I haven’t written about my one and only sporting passion so far this season, so thought it was time I did so.
Even semi-regular readers will realise that had I my time over, I’d be much more involved with motorsport. Any motorsport, any category. I love it, watching it, being as close as a spectator can get to it. The people are very special people. Dedicated, focussed and very, very aware that their passion revolves around that of people like me. It’s one of the very few spectator sports where the symbiosis between participant and spectator is so strong.
My preferred category of motorsport happens to be V8 Supercars, the current century’s evolution of what I grew up with as Production/Touring Car competition based on race car derivatives of road-going street cars you & I could buy & drive to work. Since 1970 I’ve been a Ford fan. In the early days, vehemently, voraciously and highly emotionally so. From the 1970 XW GT Falcon driven by the likes of Kevin Bartlett, John Goss, Leo Geoghan and Allan Moffatt right through the years where the Australian production-based race car faded from the premier motorsport scene (1984-1992) to the advent of V8 Supercars which has evolved as both a category and a business empire to the present day. The cars we watch racing today are as far removed from the production-based race cars of the mid-1980’s as a model water rocket is from a Boeing Delta IV heavy lifter. While the current category might like to pretend that V8 Supercars still supports and indeed exists upon the long-running Ford –v- Holden supporter rivalry, the facts are far, far different.
The sport is rapidly becoming homogenised. The cars themselves are no longer based on a factory supplied rolling chassis, but are built from the floorpan upwards by the individual teams to strictly defined technical parameters defined from within the category itself. Engines are broadly based on manufacturers engine components, but bear little relation to the standard V8 engine available for your road car. For starters, V8 Supercars run on an 85% Ethanol-Petroleum fuel blend. No road production car in Australia does that. More’s the pity. The performance characteristics of the two makes – Ford Falcon FG and Holden Commodore VE – are strikingly similar in grunt, aero packaging, weight & balance and handling.
Change is apparently a good thing; at least I’ve always thought so. I was sad and sorry to see in July last year, Ford announcing a reduction in its commitment to motorsport to two teams in the V8 Supercar category. Ford Performance Racing and Stone Brothers Racing. Neither team has done anything startling with the FG Falcon thus far in season 2009, but news is that both are collaborating on producing a hybridised FG Falcon for 2010, utilising the best of the intellectual property of both teams. Effectively creating a four car super team. Other Ford runners who used to come under the gratuity of the manufacturer – Triple Eight and Dick Johnson Racing – are now out on their own, which brings me to what inspired me to write today. Triple Eight – or Team Vodafone as they brand themselves – is leaving the fold.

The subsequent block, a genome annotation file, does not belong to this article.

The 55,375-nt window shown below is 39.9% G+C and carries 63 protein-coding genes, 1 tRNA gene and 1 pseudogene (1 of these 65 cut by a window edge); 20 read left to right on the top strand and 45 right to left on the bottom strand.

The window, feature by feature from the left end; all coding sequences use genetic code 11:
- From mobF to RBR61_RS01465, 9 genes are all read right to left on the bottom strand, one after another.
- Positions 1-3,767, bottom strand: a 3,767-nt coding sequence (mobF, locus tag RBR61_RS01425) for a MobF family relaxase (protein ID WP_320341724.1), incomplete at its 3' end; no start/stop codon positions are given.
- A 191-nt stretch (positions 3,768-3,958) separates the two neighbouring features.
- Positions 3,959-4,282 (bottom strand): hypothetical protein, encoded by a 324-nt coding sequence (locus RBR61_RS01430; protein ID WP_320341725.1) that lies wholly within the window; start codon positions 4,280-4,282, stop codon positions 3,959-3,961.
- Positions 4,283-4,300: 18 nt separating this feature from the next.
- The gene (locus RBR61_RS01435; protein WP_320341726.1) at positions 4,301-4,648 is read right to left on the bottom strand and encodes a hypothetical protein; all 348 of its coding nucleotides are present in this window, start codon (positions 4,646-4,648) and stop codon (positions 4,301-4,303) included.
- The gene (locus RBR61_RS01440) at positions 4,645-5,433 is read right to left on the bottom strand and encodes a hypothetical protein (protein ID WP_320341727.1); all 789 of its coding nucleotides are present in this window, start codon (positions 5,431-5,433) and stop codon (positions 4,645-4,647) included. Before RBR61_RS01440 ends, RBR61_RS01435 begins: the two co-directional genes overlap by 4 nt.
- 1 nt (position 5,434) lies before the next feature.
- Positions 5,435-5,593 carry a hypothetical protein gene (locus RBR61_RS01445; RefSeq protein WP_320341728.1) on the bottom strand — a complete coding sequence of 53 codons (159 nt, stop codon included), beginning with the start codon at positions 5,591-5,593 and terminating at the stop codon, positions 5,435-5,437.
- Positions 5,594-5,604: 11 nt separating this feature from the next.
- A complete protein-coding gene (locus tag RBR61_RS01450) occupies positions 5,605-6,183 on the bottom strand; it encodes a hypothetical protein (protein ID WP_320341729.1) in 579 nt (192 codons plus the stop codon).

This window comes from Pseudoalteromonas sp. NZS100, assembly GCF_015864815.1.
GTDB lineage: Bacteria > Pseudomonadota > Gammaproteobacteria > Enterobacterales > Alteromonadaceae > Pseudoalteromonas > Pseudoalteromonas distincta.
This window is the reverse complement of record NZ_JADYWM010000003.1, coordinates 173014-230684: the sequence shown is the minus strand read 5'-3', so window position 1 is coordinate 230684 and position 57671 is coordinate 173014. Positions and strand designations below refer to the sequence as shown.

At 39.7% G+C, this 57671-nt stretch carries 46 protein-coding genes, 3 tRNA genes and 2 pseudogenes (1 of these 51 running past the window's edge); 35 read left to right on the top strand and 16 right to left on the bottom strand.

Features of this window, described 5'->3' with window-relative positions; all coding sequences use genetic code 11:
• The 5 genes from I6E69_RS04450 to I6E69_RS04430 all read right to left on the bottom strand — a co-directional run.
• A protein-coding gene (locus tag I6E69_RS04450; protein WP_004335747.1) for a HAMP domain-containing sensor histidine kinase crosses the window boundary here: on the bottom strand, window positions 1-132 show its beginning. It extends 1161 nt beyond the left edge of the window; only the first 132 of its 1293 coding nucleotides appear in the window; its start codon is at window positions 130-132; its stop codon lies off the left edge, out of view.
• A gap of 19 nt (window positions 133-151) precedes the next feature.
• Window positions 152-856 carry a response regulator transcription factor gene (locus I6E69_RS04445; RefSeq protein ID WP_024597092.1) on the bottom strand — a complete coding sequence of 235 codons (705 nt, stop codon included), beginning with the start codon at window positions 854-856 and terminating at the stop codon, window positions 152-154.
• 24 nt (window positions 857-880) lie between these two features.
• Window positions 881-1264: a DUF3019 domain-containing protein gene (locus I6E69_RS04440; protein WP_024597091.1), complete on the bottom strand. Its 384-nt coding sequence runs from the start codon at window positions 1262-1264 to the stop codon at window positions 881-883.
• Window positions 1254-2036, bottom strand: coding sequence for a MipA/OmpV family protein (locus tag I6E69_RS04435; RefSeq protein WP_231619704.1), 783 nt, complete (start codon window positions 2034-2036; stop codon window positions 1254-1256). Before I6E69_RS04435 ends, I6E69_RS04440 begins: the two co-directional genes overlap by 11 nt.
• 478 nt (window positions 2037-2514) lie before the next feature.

Actually, if you read the team principal’s rationale, Team Vodafone had been shown the door of the fold and advised not to let the door hit them in the arse as they left. The ‘opposition’ has apparently met them as they exited, and offered support going forward, so as the announcement stated several weeks ago, from 2010, Team Vodafone will be racing Holden Commodore VE models.
So how does such a radical move impact on someone like me, an ardent Ford supporter for more than thirty years? I’ll paraphrase Tennyson and say that race teams may come and race teams may go, but my support for motorsport goes on, if not forever, at least until I breath my last. I’m a realist. The Holden-Ford rivalry died at the end of 1984 in my view. It’s been brain-dead since, sustained by life support in the form of television coverage. I wrote above that the sport is rapidly becoming homogenised and so it is. Unless Ford, or indeed Toyota, Nissan, Mitsubishi, Hyundai, BMW, [insert preferred vehicle manufacturer here] get involved in V8 Supercar, or at least the next evolution of the premier motorsport category, we’ll see the spectacle become a one-make series. Would that be such a bad thing? I don’t believe so. Motorsport needs the support, the sponsorship of the manufacturers. It’s an expensive undertaking, and after all is said & done, we who buy the street cars benefit from the involvement of the manufacturers in the products they sell. Just as spectator support is symbiotic with motorsport popularity, so is it’s longevity and evolution symbiotic with manufacturer support. If the premier motorsport category becomes a one-make series I would expect the costs for teams would decrease markedly, and isn’t that a good thing for all parties concerned? I’ll still prefer Fords to Holdens, but more pointedly, I’m interested in close and competitive racing. A switch to a Holden product for 2010 can only be a good thing both for Team Vodafone and V8 Supercars. I support Roland Dane’s decision. Roll on the rivalry between him and Tom Walkinshaw, I say!